The study from the National End of Life Care Intelligence Network was commissioned by the DoH to collect data on behalf of the National End of Life Care Strategy, launched in 2008.
Its first report shows that 62% of the poorest people in the UK die in hospital, compared with 55% of the most affluent.
Nationally, just 19% of deaths occur at home, with 58% in hospital. But the difference is more marked at local level: 78% of deaths in the London borough of Waltham Forest occur in hospital compared to 45% per cent in Torbay, Devon.
The report concludes that age, gender, cause of death and socio-economic factors affect where people die.
Lead author Dr Julia Verne, director of the South West Public Health Observatory, said: ‘Everyone should have the best possible chance of a "good death" but the evidence here suggests that this is not always the case.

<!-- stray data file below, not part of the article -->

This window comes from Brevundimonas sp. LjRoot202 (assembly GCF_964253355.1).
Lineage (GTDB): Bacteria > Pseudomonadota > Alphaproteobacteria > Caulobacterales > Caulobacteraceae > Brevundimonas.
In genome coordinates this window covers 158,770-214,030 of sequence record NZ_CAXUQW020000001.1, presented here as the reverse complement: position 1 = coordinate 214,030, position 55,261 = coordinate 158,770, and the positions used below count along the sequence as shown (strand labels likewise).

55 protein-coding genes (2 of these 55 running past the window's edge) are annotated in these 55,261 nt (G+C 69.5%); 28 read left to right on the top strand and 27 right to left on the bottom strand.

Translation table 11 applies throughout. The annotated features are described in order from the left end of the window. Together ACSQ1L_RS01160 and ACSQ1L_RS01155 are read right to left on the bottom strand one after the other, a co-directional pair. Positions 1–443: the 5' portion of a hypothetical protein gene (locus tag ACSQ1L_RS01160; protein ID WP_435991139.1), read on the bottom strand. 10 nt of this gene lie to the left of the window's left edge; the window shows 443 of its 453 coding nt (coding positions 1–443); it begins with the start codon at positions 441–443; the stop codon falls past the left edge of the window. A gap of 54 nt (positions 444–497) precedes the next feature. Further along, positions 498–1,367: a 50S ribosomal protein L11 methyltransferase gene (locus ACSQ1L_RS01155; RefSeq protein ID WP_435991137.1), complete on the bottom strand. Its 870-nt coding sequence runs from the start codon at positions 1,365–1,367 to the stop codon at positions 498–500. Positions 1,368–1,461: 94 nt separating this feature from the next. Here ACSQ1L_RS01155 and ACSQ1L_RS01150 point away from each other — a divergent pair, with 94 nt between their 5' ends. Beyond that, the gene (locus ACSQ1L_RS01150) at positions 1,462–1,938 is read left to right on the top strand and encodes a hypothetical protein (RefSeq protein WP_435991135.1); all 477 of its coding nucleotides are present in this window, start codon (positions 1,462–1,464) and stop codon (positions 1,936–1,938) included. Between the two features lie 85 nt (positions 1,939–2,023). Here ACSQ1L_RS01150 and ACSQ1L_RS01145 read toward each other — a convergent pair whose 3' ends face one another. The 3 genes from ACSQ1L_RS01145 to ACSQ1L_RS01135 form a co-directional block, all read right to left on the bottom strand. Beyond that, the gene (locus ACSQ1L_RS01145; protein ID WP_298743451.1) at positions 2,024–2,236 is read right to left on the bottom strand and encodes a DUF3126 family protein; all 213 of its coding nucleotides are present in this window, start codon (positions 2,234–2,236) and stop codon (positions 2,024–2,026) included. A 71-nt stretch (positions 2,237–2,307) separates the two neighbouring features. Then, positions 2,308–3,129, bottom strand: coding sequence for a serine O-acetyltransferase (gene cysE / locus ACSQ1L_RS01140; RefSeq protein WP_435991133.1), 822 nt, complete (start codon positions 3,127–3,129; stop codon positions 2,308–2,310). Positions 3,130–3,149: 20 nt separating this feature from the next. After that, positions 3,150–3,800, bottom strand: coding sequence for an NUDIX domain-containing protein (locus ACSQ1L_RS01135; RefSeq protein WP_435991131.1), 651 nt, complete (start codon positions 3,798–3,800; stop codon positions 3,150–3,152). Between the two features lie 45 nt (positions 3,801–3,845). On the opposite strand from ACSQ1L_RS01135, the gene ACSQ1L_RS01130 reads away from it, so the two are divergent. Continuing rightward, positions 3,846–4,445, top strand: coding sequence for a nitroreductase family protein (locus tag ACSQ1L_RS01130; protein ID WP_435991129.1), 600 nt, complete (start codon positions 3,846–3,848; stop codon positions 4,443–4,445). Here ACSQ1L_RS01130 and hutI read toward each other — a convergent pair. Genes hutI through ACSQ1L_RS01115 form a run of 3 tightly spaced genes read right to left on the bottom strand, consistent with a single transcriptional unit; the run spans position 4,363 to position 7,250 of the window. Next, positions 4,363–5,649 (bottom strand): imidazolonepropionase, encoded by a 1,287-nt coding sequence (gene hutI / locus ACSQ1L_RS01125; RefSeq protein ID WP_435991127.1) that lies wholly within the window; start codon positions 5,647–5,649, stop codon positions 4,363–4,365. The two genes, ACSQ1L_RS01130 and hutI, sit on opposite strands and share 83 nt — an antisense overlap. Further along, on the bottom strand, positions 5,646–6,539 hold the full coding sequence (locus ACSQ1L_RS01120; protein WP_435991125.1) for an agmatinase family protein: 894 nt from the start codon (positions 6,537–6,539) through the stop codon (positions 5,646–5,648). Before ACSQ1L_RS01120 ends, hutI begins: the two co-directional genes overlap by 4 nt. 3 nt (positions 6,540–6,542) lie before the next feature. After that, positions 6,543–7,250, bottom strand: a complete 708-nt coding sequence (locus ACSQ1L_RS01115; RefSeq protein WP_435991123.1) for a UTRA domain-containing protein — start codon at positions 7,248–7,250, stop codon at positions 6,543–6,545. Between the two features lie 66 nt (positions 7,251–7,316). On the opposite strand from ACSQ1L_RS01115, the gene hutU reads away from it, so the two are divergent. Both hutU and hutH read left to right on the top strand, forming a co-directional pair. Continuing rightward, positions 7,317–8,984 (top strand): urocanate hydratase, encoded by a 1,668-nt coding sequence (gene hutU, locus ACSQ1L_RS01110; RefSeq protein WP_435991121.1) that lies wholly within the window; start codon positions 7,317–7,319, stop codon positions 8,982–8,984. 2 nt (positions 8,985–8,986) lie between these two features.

‘The high rates of hospital deaths are in stark contrast to the wishes of people who usually prefer to die at home.’
She added however that the picture was complex, and for some a hospital death may be more appropriate.
The report also found:
- Men over 85 in the most deprived fifth of the population are most likely to die in hospital, with 66.2% of deaths in hospital)
- Women over 85 in the most affluent two-fifths of the population are least likely to die in hospital (50%), and men under 65 from the most affluent fifth (51%).
- Cardiovascular disease is the most common cause of death in hospital (90,618 deaths per year on average; 33%)
- 69% (45,193) of people with respiratory disease die in hospital
- 48% (62,577) of people who die as a result of cancer die in hospital, compared with 17% (22,228) in hospices and 24% (30,920) at home.